Carnegie Mellon senior dreams of robots
The word “beauty” typically instills images of graceful paint strokes, flower blossoms, or sunny smiles. Cold metal and precise calculations are not classic conceptions of beauty, but there are those who find the cooperation of mechanical parts to be the most “beautiful” thing there is. Ray Barsa, a senior mechanical engineering major, cuts metal and builds machine pieces for Caterpillar, Inc., but contemplates the use of his talents on robots that will traverse the outer reaches of our solar system.
Barsa’s workshop is full of metal-cutting machines with blades of all shapes and sizes: circular blades, and spinning cylindrical blades, vertical blades with perforated edges. He spends his time dividing pieces of metal and screwing them together to make mounts for sensors that detect where other Caterpillar bulldozers are in relation to each other, and where their workers are.
“I cut pieces of metal that act as an interface between sensors and machines. I have to come up with ways to mount the sensors efficiently,” Barsa said while cutting aluminum with a band saw. “The mount I’m making has to hold the sensor device securely, make sure it doesn’t rattle itself to death, and can be replaced easily.” One miscalculation at a scale of one tenth of an inch may cause sensors to overlook a human being, which could result in severe injury or death to the worker. Barsa makes several prototypes like these by hand and passes them on to higher authorities in Caterpillar’s research department. “It’ll be about one in every 10 projects that my division does that works its way into the machines,” he said.
However, Barsa’s real passion lies in the development of robots that will travel to the moon and Mars. His work mounting sensors for Caterpillar machines is juxtaposed with research projects at Carnegie Mellon that develop rovers to crawl across the moon. He has participated in Carnegie Mellon research teams composed of faculty and graduate students with goals of developing space rovers that can sense their surroundings and speed up communication between space and ground control. Barsa is already accomplished in his field; he has published papers, written grant proposals, placed in prestigious robotics competitions, and worked at a graduate level since he was a first-year.
“The research [at Carnegie Mellon] is cutting edge and promising for space robots,” he said. “If robots are going to be more valuable than humans in space, they need to be autonomous.” This is where engineers come in.
Currently, robots alert ground control when they encounter an obstacle. When ground control receives information that a rover has encountered a blockage as simple as a rock, it sends instructions about how to respond back to space and then wait for confirmation that the instructions were carried out. Each leg of this communication — robot to Earth, Earth to robot, robot back to Earth — takes six minutes if the robot is on Mars and three minutes if on the moon. As a result, mission controllers on earth can only draw up a plan each morning for how many centimeters the robot will cover in a day. Then they can only wait for problems to come their way.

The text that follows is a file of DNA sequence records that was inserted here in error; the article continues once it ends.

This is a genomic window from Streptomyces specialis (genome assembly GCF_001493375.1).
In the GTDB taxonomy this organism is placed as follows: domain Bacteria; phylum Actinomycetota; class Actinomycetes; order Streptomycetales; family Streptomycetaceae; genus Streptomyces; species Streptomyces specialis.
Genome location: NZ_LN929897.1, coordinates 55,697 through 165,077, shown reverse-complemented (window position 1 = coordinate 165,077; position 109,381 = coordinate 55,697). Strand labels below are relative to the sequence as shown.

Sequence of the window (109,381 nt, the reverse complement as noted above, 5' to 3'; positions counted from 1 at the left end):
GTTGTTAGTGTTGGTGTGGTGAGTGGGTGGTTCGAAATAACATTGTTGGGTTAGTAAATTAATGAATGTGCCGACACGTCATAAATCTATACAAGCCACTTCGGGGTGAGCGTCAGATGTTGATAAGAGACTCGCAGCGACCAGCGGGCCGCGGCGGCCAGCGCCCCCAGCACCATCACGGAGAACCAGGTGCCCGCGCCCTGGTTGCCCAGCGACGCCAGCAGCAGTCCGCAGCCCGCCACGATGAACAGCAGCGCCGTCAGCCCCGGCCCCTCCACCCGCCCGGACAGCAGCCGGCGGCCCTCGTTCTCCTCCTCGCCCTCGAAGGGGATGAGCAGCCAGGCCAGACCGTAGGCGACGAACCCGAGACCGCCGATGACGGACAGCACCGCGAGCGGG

Barsa’s goal is to develop robots that do not need to wait for six-minute-delayed commands from Earth. Carnegie Mellon specializes in path planning and sensor development, which would give robots the tools to immediately respond and interact with their surroundings.
Robots such as these can be used in numerous different ways. They can react instantaneously to the sensory information they gain by shooting lasers into the world around them. They could act on their own, gathering samples, researching outer space, without the constant guidance of humans. They could also not only navigate through our living rooms, vacuuming and sweeping, but could also wash windows or move furniture. With this technology, we could manufacture robotic cars that drive for us, reducing accidents and making lives easier.
For now, Barsa’s big ideas are contained in his underground research lab and balanced by schooling and his job at Caterpillar. However, Barsa’s enthusiasm for the future is always present. “I feel like I’m good at it. I feel like I can make a difference. I can design things better than other people may,” he said. “This is one of the most objective things a person can do — if something’s off a thousandth of an inch, it doesn’t work — and I have a gift for it.”
While some people see beauty in the way a flower blossoms or in the colors in a sunset, Barsa sees beauty in the integration of man and machine into a single efficient system. “Robotics is the future.... We will need more systems automated to support larger populations. Having more robots around means humans have fewer monotonous tasks to do. They have such potential to change the world for the better.”
As the parts of the machines in his lab work together to cut metal, as that metal works with wires and coding to sense objects, as members of a team collaborate to build something amazing, robots of the future may work with humans to make our world a better place.